Josh Desouza ’17, who double majors in business administration and business information systems, presented on his project with Grow Windham, a local nonprofit that deals with food insecurity. Working alongside four of his classmates, “This project was over 700 hours of work,” he said.

“The website we built allows Grow Windham to better manage its operations; they can run reports to see how many hours their interns have worked, how many events they ran in a year, how many crops they’ve grown in their different gardens.” Desouza says the website will soon be migrated with Grow Windham’s main site, and assist the organization in obtaining grant funding by helping it to easily build reports and access numbers.

Concluding the event, standout projects and individuals were recognized. The Service Learning Award went to John Murphy, a lecturer in the Communication Department at Eastern. Murphy has engaged students in community-based media production work, resulting in valuable promotional videos, on-air public service announcements and data analytics for many area non-profit organizations.

The Food Recovery Program, led by students Sarah Tricarico, Goy Voladate, Wali Mohammod and Zach Stygar, won two awards: Going Green and Best New Program. Presented by expo judge Ellen Lang, the program demonstrates creative and sustainable efforts that protect the environment.

The Food Recovery Program, led by students Sarah Tricarico, Goy Voladate, Wali Mohammod and Zach Stygar, won two awards: Going Green and Best New Program. Presented by expo judge Ellen Lang, the program demonstrates creative and sustainable efforts that protect the environment.

The Student Community Engagement Award went to Jasmine Carvalho ’17, a psychology major. Carvalho’s community engagement spans all four of her years at Eastern, working with the CCE, several service-based organizations on campus, and numerous projects and special events.

The Faculty/Staff Community Engagement Award went to Social Work Professor Catina Caban-Owen, who also is a social worker at North Windham School. Caban-Owen routinely brings her students into the community for learning and service. She is also the founder of the Windham Task Force to Prevent Child Abuse and Neglect.

The Community Partner Award went to Avery Lenhart, shelter manager at the Windham No Freeze Shelter. She is the coordinator of the Youth Empowerment Team Initiative (YETI), which focuses on youth homelessness with a goal of ending youth and family homelessness in Connecticut by 2022.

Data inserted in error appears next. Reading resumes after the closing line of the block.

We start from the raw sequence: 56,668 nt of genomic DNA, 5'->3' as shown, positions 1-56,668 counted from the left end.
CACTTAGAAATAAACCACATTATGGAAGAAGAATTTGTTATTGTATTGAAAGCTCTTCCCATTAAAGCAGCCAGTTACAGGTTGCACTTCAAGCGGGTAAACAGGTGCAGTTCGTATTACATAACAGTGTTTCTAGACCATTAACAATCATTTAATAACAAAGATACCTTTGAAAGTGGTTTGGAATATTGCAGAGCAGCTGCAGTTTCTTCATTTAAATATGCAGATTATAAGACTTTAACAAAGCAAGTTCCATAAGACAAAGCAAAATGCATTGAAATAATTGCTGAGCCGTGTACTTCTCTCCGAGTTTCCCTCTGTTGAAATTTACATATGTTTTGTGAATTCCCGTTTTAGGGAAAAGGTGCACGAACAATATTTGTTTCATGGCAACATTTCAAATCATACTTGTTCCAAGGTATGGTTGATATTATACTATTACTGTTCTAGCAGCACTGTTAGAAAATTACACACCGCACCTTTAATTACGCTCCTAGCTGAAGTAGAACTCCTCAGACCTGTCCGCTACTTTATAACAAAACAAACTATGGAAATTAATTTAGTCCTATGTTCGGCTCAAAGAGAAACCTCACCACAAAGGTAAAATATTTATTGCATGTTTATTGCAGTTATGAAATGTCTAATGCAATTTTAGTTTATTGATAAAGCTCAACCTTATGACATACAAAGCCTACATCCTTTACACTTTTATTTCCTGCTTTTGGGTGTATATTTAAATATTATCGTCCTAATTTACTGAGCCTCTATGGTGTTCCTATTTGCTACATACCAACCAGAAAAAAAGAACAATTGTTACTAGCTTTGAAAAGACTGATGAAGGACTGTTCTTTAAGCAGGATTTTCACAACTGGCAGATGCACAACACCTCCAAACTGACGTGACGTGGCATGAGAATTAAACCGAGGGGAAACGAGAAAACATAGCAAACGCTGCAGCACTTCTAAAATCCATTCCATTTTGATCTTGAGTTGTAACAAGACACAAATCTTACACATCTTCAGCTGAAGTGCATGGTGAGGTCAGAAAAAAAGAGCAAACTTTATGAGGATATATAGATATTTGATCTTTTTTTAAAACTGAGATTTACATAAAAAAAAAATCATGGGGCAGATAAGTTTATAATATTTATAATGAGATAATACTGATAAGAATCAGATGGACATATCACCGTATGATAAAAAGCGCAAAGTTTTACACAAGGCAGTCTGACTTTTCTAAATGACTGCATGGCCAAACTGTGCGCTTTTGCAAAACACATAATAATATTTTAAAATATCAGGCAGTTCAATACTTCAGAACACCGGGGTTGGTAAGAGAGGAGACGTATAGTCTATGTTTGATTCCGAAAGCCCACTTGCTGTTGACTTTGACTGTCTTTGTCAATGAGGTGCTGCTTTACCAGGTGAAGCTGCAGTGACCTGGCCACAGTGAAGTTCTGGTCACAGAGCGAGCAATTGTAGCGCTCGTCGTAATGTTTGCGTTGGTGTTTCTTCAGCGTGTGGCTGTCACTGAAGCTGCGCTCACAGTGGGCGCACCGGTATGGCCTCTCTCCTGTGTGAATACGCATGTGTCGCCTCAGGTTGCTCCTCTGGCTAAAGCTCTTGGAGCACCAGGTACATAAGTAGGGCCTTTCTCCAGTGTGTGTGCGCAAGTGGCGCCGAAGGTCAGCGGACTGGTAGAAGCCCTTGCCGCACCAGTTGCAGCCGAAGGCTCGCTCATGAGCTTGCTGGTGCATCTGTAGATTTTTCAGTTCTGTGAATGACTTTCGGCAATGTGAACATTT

The Windham Afterschool Program, represented by Endiza Torres (right), won the Kids First Award, for its focus on youth tutoring and mentoring.

The Windham Afterschool Program, represented by Endiza Torres (right), won the Kids First Award, for its focus on youth tutoring and mentoring.

The Outstanding Community Event Award went to the United Way of Central and Northeast Connecticut, which focuses on childhood education and financial stability for families. The United Way Readers Program was expanded to include Windham this year, serving 23 children at Natchaug Elementary School during the school day and after school. The United Way Community Engagement staff provided training, materials and ongoing support for the 17 Eastern volunteers in the program.

Eight student-driven projects were recognized in seven categories. The Food Recovery Program won the Going Green Award and the Best New Program Award. The Broadening Horizons Award went to Vanderman Place. The Leadership Development Award went to the Le Le Project. The Strengthening Communities Award went to CCAR. The Putting Liberal Arts into Action Award went to two programs: the Windham Middle School Tutorial Program and the Windham Middle School Girls Mentoring Program. The Kids First Award went to the Windham High School Afterschool Program.